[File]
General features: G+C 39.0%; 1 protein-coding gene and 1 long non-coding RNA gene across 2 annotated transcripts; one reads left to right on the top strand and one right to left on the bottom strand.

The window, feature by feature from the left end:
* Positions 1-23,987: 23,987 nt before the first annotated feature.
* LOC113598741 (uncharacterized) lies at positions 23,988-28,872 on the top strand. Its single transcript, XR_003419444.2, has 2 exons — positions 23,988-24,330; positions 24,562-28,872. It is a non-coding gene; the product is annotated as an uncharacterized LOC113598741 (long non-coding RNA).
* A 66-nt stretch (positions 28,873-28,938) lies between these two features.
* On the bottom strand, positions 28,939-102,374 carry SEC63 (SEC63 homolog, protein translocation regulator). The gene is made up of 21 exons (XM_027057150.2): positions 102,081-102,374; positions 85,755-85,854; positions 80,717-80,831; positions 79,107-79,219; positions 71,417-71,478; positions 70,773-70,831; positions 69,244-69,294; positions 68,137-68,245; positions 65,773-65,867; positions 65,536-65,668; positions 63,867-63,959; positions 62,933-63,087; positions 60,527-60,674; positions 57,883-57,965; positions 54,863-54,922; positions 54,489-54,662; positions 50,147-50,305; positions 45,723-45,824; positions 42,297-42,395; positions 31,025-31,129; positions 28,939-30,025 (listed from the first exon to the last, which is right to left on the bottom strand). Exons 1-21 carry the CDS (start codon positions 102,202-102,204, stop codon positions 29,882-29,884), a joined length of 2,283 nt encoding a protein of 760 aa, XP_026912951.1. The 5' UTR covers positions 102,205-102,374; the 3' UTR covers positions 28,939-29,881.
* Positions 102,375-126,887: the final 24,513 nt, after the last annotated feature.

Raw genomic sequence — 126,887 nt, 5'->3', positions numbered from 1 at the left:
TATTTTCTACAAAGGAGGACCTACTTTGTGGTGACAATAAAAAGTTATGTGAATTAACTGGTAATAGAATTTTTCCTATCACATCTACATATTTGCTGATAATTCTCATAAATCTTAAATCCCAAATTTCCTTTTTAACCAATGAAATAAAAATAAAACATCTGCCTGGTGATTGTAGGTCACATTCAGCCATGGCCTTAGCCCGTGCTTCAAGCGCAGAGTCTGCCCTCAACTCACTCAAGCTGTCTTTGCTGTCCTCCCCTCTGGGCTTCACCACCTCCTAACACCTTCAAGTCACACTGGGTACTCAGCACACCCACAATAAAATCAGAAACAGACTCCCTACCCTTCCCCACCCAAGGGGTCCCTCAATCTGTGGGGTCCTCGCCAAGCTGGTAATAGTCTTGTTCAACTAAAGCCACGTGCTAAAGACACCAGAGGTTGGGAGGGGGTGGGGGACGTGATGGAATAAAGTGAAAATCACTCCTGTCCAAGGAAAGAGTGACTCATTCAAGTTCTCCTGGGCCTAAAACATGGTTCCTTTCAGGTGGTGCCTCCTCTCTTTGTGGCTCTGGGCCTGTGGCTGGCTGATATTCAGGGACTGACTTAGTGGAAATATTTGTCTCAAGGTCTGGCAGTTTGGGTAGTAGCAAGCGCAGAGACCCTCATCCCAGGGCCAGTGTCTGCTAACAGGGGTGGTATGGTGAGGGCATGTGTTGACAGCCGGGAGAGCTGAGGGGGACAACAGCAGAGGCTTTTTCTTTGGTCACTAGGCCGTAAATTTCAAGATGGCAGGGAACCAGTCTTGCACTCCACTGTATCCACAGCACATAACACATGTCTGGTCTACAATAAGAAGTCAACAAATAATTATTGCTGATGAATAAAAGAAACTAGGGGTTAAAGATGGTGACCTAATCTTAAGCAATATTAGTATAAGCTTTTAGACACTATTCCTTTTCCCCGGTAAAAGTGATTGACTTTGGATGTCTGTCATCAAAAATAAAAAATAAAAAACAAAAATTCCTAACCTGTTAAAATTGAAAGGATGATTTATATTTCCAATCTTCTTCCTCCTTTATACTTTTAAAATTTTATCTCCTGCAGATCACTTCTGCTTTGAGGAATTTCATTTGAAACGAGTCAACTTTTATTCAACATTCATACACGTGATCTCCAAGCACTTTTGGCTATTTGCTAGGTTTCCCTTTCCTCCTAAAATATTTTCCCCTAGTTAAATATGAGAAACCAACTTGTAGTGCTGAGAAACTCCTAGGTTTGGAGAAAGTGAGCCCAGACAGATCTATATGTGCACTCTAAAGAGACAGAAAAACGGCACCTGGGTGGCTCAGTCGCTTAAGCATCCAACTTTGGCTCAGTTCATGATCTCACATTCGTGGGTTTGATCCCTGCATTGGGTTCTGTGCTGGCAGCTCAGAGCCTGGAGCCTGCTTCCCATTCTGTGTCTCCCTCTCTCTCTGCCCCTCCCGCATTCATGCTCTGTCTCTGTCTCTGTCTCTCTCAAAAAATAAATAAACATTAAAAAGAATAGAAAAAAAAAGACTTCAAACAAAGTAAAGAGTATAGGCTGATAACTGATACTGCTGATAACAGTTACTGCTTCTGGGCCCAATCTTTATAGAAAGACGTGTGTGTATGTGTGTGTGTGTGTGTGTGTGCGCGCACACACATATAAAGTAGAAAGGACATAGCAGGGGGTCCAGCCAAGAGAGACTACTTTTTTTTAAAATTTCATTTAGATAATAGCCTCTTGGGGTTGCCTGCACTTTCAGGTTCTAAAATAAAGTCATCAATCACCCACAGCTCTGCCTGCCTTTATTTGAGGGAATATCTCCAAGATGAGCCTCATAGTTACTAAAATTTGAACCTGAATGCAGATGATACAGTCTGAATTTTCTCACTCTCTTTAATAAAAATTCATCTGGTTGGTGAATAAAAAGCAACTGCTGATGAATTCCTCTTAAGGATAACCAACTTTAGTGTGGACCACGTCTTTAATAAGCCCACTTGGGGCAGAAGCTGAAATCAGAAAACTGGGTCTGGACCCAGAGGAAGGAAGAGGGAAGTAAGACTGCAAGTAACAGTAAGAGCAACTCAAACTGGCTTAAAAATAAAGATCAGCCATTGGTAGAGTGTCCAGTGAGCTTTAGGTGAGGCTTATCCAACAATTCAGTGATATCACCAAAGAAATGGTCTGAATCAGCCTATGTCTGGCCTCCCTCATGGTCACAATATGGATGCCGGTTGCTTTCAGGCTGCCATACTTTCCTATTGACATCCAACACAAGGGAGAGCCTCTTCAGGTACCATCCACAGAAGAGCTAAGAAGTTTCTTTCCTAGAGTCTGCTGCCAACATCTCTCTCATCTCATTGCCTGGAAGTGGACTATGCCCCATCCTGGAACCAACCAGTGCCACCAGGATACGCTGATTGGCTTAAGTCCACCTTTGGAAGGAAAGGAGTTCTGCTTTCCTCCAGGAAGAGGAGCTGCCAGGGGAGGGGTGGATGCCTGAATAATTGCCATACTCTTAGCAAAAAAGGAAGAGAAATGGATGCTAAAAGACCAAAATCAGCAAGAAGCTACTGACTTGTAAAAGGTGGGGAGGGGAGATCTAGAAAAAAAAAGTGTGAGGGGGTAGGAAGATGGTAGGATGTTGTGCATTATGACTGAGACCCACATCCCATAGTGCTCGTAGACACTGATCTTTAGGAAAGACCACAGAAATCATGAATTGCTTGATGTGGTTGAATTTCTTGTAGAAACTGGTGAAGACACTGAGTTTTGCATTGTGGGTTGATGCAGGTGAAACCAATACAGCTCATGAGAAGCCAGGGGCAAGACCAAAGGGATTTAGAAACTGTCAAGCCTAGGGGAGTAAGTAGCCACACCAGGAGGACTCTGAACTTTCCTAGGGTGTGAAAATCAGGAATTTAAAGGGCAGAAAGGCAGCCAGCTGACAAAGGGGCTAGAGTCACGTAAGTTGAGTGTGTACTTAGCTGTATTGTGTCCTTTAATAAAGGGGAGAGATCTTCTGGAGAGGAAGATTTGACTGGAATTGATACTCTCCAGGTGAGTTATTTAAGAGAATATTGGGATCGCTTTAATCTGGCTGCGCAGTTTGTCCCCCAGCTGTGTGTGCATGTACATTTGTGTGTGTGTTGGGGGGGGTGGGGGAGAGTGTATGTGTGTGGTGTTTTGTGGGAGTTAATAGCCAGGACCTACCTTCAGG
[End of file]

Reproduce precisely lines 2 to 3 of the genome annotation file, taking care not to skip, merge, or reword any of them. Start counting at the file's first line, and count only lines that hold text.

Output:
The window, feature by feature from the left end:
* Positions 1-23,987: 23,987 nt before the first annotated feature.